D’après le journaliste du NYT, qui s’est rendu sur place, les drones présents à Dirkou ressembleraient à des Predator, des aéronefs d’ancienne génération qui ont un rayon d’action de 1250 km. Il serait assez étonnant que l’agence de Langley soit équipée de vieux modèles alors que l’US Air Force dispose à Niamey et bientôt à Agadez des derniers modèles MQ-9 Reaper, qui, eux, volent sur une distance de 1850 km. A partir de cette base, la CIA dispose donc d’un terrain de tir étendu qui va de la Libye, au sud de l’Algérie, en passant par le Tchad, jusqu’au centre du Mali, au Nord du Burkina et du Nigéria…

      Selon deux sources militaires de pays d’Afrique de l’Ouest, ces drones ont déjà réalisé des frappes à partir de la base de Dirkou. Ces bombardements ont eu lieu en Libye. Il paraît important de préciser que le chaos existant dans ce pays depuis la guerre de 2011, ne rend pas ces frappes plus légales. Par ailleurs, ces mêmes sources suspectent la CIA d’utiliser Dirkou comme une prison secrète « si des drones peuvent se poser des avions aussi. Rien ne les empêche de transporter des terroristes de Libye exfiltrés. Dirkou un Guantanamo bis ? »

      En outre, il n’est pas impossible que ces drones tueurs aient été en action dans d’autres Etats limitrophes. Qui peut le savoir ? « Cette base est irrégulière, illégale, la CIA peut faire absolument tout ce qu’elle veut là-bas » rapporte un officier. De plus, comment faire la différence entre un MQ-9 Reaper de la CIA ou encore un de l’US Air Force, qui, elle, a obtenu l’autorisation d’armer ses drones (1). Encore que…

      En novembre 2017, le président Mahamadou Issoufou a autorisé les drones de l’US Air Force basés à Niamey, à frapper leurs cibles sur le territoire nigérien (2). Mais pour que cet agrément soit légal, il aurait fallu qu’il soit présenté devant le parlement, ce qui n’a pas été le cas. Même s’il l’avait été, d’une part, il le serait seulement pour l’armée US et pas pour la CIA, d’autre part, il ne serait valable que sur le sol nigérien et pas sur les territoires des pays voisins…

      Pour rappel, cette autorisation a été accordée à peine un mois après les événements de Tongo Tongo, où neuf militaires avaient été tués, cinq soldats nigériens et quatre américains. Cette autorisation est souvent présentée comme la conséquence de cette attaque. Or, les pourparlers ont eu lieu bien avant. En effet, l’AFRICOM a planifié la construction de la base de drone d’Agadez, la seconde la plus importante de l’US Air Force en Afrique après Djibouti, dès 2016, sous le mandat de Barack Obama. Une nouvelle preuve que la politique africaine du Pentagone n’a pas changée avec l’arrivée de Donald Trump (3-4-5).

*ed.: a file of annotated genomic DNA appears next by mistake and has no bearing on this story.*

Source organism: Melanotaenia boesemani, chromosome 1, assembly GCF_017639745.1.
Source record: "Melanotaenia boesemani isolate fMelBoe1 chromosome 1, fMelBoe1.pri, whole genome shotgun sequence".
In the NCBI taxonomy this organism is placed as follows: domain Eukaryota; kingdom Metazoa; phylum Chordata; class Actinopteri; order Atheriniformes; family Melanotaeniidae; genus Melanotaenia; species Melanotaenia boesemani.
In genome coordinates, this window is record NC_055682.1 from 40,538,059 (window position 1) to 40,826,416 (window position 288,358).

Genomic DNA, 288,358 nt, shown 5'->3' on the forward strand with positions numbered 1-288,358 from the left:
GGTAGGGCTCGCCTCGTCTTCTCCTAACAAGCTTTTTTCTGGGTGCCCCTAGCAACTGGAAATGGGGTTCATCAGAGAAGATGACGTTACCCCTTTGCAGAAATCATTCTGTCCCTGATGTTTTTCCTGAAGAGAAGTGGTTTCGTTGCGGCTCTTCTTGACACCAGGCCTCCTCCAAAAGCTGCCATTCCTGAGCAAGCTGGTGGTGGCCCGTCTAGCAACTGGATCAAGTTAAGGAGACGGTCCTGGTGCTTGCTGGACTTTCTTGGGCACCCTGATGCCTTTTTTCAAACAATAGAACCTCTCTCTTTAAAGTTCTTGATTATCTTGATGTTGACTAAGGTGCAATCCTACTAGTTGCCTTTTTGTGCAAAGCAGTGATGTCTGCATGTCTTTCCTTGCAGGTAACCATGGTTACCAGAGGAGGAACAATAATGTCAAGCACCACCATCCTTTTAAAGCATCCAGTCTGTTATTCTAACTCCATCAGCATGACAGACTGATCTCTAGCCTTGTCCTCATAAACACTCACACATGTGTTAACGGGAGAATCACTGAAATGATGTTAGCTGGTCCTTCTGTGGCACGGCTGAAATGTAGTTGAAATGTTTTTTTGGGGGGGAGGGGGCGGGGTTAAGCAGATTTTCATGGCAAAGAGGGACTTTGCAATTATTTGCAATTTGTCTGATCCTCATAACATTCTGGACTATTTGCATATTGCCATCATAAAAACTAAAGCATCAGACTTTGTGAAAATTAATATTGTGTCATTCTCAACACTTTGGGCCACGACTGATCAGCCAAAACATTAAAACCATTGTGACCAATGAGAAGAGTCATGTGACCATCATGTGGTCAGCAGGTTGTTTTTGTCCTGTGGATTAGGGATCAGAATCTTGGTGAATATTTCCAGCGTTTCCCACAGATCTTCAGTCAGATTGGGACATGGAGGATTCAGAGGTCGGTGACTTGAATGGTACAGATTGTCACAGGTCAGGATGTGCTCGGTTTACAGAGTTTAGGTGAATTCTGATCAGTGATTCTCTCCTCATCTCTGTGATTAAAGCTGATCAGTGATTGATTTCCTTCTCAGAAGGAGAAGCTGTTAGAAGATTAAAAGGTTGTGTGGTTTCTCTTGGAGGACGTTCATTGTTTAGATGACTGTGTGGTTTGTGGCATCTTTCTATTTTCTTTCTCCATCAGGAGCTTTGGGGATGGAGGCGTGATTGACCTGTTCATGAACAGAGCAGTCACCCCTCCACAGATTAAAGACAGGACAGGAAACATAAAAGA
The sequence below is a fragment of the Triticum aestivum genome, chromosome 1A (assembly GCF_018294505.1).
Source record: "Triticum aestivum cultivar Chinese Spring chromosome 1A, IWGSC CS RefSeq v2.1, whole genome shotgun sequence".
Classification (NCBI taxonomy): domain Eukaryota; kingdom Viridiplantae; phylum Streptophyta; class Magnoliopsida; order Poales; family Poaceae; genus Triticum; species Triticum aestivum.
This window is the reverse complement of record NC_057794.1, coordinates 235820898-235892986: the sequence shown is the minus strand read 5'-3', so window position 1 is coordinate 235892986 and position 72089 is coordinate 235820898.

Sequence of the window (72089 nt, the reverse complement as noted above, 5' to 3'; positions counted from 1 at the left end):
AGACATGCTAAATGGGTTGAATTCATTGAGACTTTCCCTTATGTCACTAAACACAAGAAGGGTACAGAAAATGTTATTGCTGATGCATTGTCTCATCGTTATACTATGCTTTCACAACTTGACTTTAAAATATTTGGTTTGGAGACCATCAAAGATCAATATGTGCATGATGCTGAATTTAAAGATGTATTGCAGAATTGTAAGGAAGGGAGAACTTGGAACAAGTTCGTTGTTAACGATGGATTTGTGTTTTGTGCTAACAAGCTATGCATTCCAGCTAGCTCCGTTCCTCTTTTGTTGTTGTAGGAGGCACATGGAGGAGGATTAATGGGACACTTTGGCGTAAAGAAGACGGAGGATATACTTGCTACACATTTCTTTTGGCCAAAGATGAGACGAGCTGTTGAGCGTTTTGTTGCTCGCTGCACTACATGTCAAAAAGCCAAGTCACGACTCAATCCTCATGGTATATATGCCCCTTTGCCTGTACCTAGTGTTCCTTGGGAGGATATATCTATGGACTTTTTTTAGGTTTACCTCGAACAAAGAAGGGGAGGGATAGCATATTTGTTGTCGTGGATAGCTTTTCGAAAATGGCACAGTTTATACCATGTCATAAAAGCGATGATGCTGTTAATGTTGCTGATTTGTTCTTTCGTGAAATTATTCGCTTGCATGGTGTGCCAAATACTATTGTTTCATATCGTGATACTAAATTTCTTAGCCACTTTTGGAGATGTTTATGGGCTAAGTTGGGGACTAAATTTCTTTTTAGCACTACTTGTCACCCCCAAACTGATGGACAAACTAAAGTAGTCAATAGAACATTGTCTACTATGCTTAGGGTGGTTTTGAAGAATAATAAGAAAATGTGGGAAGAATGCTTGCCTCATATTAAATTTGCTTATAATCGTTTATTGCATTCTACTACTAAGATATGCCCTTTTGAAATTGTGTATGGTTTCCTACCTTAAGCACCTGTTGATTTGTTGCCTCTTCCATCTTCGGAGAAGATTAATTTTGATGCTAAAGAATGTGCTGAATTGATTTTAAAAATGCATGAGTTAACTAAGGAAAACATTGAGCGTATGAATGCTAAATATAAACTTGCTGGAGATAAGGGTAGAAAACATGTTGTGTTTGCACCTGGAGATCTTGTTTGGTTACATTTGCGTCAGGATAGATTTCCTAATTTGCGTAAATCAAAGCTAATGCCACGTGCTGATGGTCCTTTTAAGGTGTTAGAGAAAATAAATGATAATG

Les USA seuls maîtres à bord dans le Sahel

      Dès lors, le véto catégorique des Etats-Unis de placer la force G5 Sahel sous chapitre VII se comprend mieux. Il s’agit de mener une guerre non-officielle sans mandat international des Nations-Unies et sans se soucier du droit international. Ce n’était donc pas utile qu’Emmanuel Macron, fer de lance du G5, force qui aurait permis à l’opération Barkhane de sortir du bourbier dans lequel elle se trouve, plaide à de nombreuses reprises cette cause auprès de Donald Trump. Tous les présidents du G5 Sahel s’y sont essayés également, en vain. Ils ont fini par comprendre, quatre chefs d’Etats ont boudé la dernière Assemblée générale des Nations Unies. Seul, le Président malien, Ibrahim Boubacar Keïta, est monté à la tribune pour réitérer la demande de mise sous chapitre VII, unique solution pour que cette force obtienne un financement pérenne. Alors qu’en décembre 2017, Emmanuel Macron y croyait encore dur comme fer et exigeait des victoires au premier semestre 2018, faute de budget, le G5 Sahel n’est toujours pas opérationnel ! (6-7) Néanmoins, la Chine a promis de le soutenir financièrement. Magnanime, le secrétaire d’Etat à la défense, Jim Mattis a lui assuré à son homologue, Florence Parly, que les Etats-Unis apporteraient à la force conjointe une aide très significativement augmentée. Mais toujours pas de chapitre VII en vue... Ainsi, l’administration Trump joue coup double. Non seulement elle ne s’embarrasse pas avec le Conseil de Sécurité et le droit international mais sous couvert de lutte antiterroriste, elle incruste ses bottes dans ce qui est, (ce qui fut ?), la zone d’influence française.